At the Hurdalsjøen Recovery Center in Norway, patients with a long history of psychiatric hospitalizations are tapering from their medications and, in a therapeutic environment that emphasizes a good diet, exercise, and asking patients "what do they want in life," are leaving their old lives as chronic patients behind.

Fear and Belief in “Chemical Imbalance” Prevent People from Coming Off Antidepressants

Researchers interviewed people who were given medical advice to discontinue antidepressants.

NICE Guideline Update Acknowledges Severe Antidepressant Withdrawal

A new update to the NICE guideline for depression suggests providers discuss long-term, severe antidepressant withdrawal symptoms.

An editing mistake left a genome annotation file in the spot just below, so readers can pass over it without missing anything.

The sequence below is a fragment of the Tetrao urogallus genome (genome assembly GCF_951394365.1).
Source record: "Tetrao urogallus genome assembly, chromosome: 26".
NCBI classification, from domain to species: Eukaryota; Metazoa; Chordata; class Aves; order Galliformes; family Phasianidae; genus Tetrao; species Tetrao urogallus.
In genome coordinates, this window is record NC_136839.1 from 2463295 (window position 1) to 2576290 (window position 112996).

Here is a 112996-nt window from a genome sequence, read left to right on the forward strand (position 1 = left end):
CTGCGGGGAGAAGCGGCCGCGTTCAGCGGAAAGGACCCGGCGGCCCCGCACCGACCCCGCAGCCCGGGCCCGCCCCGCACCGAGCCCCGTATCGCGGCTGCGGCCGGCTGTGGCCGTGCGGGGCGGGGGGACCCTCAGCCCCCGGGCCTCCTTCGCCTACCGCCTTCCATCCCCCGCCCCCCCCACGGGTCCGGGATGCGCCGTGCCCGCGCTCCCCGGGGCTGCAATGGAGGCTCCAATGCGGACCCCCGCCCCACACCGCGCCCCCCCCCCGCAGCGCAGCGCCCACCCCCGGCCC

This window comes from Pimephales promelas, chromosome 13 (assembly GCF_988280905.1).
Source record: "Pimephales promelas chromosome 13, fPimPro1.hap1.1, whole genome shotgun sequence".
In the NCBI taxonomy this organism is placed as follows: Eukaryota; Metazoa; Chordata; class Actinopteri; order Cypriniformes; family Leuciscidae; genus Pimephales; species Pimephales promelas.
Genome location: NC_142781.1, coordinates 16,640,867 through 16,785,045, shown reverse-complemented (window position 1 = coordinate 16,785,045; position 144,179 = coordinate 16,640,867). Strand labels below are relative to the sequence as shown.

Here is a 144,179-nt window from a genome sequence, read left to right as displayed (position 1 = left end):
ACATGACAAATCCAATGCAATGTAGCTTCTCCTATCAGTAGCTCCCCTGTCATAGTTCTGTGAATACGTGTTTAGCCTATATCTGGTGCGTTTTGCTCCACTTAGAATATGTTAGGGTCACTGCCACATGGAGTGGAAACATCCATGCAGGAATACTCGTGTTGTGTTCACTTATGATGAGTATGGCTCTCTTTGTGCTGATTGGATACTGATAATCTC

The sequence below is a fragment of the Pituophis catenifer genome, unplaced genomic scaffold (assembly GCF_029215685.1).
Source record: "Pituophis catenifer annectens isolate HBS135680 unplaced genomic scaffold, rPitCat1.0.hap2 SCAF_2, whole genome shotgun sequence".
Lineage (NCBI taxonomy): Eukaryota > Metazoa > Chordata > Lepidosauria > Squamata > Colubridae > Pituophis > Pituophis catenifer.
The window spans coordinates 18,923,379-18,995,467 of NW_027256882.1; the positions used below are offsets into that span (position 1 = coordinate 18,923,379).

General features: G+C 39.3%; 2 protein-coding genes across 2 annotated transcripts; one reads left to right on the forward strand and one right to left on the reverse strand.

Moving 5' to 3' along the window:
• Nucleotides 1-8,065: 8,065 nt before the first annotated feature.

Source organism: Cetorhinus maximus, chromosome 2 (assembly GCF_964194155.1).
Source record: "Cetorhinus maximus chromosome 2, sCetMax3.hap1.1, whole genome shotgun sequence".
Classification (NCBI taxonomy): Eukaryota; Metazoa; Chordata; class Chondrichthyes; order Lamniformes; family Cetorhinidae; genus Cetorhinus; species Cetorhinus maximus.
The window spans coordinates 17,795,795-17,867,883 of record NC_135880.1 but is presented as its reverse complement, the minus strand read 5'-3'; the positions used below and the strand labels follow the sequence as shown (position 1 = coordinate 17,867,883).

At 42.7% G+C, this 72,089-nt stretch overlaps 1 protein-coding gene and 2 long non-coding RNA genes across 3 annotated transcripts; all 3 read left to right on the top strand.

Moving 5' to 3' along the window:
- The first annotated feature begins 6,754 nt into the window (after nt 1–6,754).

sertraline antidepressant withdrawal

Ambushed by Antidepressant Withdrawal: The Escape Story

I’m alive. More than 30,000 veterans in the past decade alone are not. I was not warned of the risks of this drug. I was not told that once on it, I might never be able to get off it, or the nightmare that would ensue when I tried. I know millions of others were not told either.
A box of Zyprexa pills.

Lack of Clear Guidelines Prevent Clinicians from Reducing Antipsychotics

A recently published study from noted critical psychiatry expert Joanna Moncrieff explored the barriers that prevent clinicians from helping service users in discontinuing or...
the new yorker

The New Yorker Peers into the Psychiatric Abyss… And Loses Its Nerve

The New Yorker's story on Laura Delano and psychiatric drug withdrawal is a glass-half-full story: It addresses a problem in psychiatry and yet hides the deeper story to be told. A story of how her recovery resulted from seeing herself within a counter-narrative that tells of the harm that psychiatry can do.

More Psychological Supports Needed to Manage Antidepressant Discontinuation

Study reviews psychological interventions for antidepressant discontinuation.